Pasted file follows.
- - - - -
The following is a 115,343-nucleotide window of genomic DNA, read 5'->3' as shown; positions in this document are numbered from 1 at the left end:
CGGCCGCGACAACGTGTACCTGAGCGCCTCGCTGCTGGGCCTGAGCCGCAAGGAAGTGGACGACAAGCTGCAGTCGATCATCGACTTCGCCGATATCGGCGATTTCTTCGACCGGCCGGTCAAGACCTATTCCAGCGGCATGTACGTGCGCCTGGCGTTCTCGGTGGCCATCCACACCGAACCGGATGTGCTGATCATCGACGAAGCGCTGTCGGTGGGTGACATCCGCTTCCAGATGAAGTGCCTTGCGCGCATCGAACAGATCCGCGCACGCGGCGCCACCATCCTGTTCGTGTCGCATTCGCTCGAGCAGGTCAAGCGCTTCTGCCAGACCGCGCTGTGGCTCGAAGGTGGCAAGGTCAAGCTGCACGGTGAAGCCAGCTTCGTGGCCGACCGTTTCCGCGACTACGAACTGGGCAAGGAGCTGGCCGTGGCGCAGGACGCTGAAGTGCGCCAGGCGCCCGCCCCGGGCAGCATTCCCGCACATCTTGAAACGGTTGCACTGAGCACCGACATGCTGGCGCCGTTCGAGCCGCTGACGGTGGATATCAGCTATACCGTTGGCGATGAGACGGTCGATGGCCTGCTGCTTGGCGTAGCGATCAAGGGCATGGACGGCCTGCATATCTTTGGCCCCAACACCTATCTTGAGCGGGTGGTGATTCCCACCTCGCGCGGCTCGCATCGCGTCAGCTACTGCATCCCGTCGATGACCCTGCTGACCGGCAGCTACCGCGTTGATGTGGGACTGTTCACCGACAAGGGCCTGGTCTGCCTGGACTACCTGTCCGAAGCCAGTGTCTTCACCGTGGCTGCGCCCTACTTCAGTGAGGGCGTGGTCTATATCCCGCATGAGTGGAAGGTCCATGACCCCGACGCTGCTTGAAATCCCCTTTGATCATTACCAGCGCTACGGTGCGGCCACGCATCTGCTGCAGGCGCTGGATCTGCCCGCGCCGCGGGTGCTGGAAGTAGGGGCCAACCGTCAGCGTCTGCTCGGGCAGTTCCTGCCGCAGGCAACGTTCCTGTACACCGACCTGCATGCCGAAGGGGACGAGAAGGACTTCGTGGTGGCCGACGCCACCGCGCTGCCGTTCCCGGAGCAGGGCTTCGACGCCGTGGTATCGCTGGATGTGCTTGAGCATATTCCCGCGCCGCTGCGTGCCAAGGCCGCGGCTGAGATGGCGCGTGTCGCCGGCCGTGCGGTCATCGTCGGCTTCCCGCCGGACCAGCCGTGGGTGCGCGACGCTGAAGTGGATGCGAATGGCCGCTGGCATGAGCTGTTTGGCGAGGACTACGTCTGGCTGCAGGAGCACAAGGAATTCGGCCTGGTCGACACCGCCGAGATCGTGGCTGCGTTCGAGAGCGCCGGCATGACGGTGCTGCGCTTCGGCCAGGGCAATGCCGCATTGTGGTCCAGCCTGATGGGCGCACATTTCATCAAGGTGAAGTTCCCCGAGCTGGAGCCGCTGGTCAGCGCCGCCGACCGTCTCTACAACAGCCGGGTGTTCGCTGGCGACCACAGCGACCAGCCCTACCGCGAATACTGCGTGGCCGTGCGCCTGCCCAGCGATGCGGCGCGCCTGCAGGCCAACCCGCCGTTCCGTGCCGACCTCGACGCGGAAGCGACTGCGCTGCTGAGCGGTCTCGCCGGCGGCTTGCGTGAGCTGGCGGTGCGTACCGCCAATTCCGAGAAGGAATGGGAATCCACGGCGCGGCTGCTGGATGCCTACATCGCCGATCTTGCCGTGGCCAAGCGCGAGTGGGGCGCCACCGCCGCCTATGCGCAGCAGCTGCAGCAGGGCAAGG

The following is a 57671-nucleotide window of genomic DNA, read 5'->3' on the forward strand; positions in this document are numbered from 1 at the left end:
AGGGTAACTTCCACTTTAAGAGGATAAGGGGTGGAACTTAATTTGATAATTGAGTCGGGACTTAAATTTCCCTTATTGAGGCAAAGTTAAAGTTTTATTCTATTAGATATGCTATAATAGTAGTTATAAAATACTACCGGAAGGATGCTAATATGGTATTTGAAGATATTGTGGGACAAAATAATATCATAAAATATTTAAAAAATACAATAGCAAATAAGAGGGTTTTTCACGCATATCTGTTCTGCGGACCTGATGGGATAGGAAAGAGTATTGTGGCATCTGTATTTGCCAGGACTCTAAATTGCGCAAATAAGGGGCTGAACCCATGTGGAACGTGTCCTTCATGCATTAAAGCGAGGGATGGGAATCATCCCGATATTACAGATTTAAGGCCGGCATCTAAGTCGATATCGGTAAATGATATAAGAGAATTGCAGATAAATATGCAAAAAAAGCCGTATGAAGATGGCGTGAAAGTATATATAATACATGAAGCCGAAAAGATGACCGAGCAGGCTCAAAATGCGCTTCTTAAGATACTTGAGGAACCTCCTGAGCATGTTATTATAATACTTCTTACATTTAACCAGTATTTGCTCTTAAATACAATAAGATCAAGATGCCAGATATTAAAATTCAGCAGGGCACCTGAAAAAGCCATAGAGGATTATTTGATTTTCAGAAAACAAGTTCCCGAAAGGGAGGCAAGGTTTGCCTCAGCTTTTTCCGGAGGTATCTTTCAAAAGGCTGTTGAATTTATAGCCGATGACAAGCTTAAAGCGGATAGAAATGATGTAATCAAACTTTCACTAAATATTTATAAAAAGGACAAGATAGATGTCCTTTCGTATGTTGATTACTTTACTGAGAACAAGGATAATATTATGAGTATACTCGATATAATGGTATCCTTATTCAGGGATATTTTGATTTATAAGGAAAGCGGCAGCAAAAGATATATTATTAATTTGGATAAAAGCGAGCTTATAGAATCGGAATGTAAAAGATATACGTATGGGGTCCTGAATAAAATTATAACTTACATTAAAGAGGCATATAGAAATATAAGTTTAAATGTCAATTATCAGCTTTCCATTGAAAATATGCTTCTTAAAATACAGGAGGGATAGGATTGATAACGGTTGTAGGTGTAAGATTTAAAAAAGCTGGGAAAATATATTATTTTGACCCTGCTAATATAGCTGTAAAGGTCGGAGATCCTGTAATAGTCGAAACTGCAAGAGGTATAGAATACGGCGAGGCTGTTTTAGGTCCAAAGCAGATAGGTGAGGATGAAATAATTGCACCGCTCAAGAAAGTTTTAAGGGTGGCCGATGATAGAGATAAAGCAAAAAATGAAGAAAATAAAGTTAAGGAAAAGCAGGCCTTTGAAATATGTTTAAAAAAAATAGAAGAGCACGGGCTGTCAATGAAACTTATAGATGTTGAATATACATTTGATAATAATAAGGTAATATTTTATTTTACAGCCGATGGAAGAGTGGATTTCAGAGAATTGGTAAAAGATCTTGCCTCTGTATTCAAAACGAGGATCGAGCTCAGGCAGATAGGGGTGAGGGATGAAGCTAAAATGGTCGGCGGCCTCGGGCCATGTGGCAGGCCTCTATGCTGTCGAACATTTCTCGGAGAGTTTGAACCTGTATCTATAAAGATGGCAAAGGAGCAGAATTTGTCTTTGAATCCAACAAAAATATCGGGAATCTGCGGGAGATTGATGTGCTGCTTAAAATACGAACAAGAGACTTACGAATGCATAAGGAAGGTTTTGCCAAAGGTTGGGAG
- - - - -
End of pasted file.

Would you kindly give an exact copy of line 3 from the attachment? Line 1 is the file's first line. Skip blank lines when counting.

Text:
The following is a 57671-nucleotide window of genomic DNA, read 5'->3' on the forward strand; positions in this document are numbered from 1 at the left end: